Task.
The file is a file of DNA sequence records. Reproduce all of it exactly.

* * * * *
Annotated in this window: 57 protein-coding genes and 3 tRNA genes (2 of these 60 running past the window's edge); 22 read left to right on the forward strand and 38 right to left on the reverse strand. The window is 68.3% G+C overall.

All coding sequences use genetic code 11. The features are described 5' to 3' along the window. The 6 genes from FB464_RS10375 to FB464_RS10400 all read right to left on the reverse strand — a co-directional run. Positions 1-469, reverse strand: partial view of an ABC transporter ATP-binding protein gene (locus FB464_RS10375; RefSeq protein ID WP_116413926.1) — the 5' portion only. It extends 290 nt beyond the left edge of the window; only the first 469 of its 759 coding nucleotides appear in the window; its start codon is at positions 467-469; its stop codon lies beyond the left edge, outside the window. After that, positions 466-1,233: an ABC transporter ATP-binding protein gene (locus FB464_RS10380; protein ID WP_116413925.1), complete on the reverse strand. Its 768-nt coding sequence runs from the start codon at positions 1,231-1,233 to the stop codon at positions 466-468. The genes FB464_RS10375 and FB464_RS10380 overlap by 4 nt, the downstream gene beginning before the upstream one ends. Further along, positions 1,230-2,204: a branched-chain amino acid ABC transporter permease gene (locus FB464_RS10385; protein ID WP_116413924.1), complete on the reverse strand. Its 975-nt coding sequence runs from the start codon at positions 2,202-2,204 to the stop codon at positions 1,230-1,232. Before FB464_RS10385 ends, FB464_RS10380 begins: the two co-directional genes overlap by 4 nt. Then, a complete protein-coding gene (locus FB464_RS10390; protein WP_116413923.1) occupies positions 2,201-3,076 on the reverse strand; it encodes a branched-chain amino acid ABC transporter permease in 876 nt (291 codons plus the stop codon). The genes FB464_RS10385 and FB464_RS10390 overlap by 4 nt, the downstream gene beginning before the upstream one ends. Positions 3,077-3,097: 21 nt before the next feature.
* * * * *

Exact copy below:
Annotated in this window: 57 protein-coding genes and 3 tRNA genes (2 of these 60 running past the window's edge); 22 read left to right on the forward strand and 38 right to left on the reverse strand. The window is 68.3% G+C overall.

All coding sequences use genetic code 11. The features are described 5' to 3' along the window. The 6 genes from FB464_RS10375 to FB464_RS10400 all read right to left on the reverse strand — a co-directional run. Positions 1-469, reverse strand: partial view of an ABC transporter ATP-binding protein gene (locus FB464_RS10375; RefSeq protein ID WP_116413926.1) — the 5' portion only. It extends 290 nt beyond the left edge of the window; only the first 469 of its 759 coding nucleotides appear in the window; its start codon is at positions 467-469; its stop codon lies beyond the left edge, outside the window. After that, positions 466-1,233: an ABC transporter ATP-binding protein gene (locus FB464_RS10380; protein ID WP_116413925.1), complete on the reverse strand. Its 768-nt coding sequence runs from the start codon at positions 1,231-1,233 to the stop codon at positions 466-468. The genes FB464_RS10375 and FB464_RS10380 overlap by 4 nt, the downstream gene beginning before the upstream one ends. Further along, positions 1,230-2,204: a branched-chain amino acid ABC transporter permease gene (locus FB464_RS10385; protein ID WP_116413924.1), complete on the reverse strand. Its 975-nt coding sequence runs from the start codon at positions 2,202-2,204 to the stop codon at positions 1,230-1,232. Before FB464_RS10385 ends, FB464_RS10380 begins: the two co-directional genes overlap by 4 nt. Then, a complete protein-coding gene (locus FB464_RS10390; protein WP_116413923.1) occupies positions 2,201-3,076 on the reverse strand; it encodes a branched-chain amino acid ABC transporter permease in 876 nt (291 codons plus the stop codon). The genes FB464_RS10385 and FB464_RS10390 overlap by 4 nt, the downstream gene beginning before the upstream one ends. Positions 3,077-3,097: 21 nt before the next feature.